Chelsea have issued a strongly-worded statement criticising the Football Association's decision to punish them for conducting internal drugs testing.
The Blues were fined £40,000 after testing players - including Adrian Mutu, who later tested positive for cocaine - on 12 July 2004.
Unauthorised tests contravene FA rules, because the ruling body wants to ensure uniform standards for all clubs.
"The FA seems more interested in procedure than substance," say Chelsea.
"A huge amount of time and money has been wasted on lawyers in a case that has taken two years to resolve.
We find it extraordinary that we have been found guilty of trying to undermine the drug testing system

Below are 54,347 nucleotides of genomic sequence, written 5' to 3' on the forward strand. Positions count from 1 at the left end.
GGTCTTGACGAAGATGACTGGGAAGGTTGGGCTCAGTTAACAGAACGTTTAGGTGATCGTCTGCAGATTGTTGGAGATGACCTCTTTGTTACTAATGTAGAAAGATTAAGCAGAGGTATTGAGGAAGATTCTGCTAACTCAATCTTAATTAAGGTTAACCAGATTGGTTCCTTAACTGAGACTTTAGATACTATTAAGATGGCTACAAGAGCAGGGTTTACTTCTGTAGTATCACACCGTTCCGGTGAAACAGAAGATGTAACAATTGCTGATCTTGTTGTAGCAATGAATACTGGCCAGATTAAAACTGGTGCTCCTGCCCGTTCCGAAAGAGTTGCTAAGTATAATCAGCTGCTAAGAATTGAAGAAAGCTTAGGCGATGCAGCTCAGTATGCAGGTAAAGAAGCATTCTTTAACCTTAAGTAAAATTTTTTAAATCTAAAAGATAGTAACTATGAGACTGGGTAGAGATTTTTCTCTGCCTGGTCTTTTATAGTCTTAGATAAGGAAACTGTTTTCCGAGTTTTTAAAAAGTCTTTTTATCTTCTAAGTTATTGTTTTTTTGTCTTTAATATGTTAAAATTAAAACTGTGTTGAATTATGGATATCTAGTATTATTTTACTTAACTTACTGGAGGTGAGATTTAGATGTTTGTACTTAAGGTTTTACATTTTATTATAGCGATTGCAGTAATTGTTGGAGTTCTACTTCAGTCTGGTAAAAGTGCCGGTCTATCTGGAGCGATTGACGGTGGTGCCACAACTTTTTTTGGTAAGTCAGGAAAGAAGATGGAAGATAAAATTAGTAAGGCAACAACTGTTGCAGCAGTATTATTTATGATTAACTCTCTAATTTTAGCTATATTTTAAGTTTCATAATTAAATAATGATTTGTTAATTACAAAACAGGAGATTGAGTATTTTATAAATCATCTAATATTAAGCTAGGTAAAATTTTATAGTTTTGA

"Despite our efforts to find a sensible and speedy resolution, the issue became mired in a bureaucracy that makes a mockery of the claims that the FA is modernising itself.
"We are totally committed to the fight against drugs in football.
"While we accept there was a technical breach of the doping regulations in this case, we find it extraordinary that we have been found guilty of trying to undermine the drug testing system.
"The FA would be better served using its resources to increasing the effectiveness of its random testing and applying the toughest penalties available in all drug related cases, rather than punishing those who act genuinely in the fight against drugs.
Mutu did not produce a positive result for any banned substance in the test conducted by Chelsea, with his positive cocaine readings following an official FA test.
"Chelsea's position on drugs is very clear. We adopt a zero tolerance policy towards anybody who fails a drug test and then rejects the chance of help and rehabilitation when offered by the club."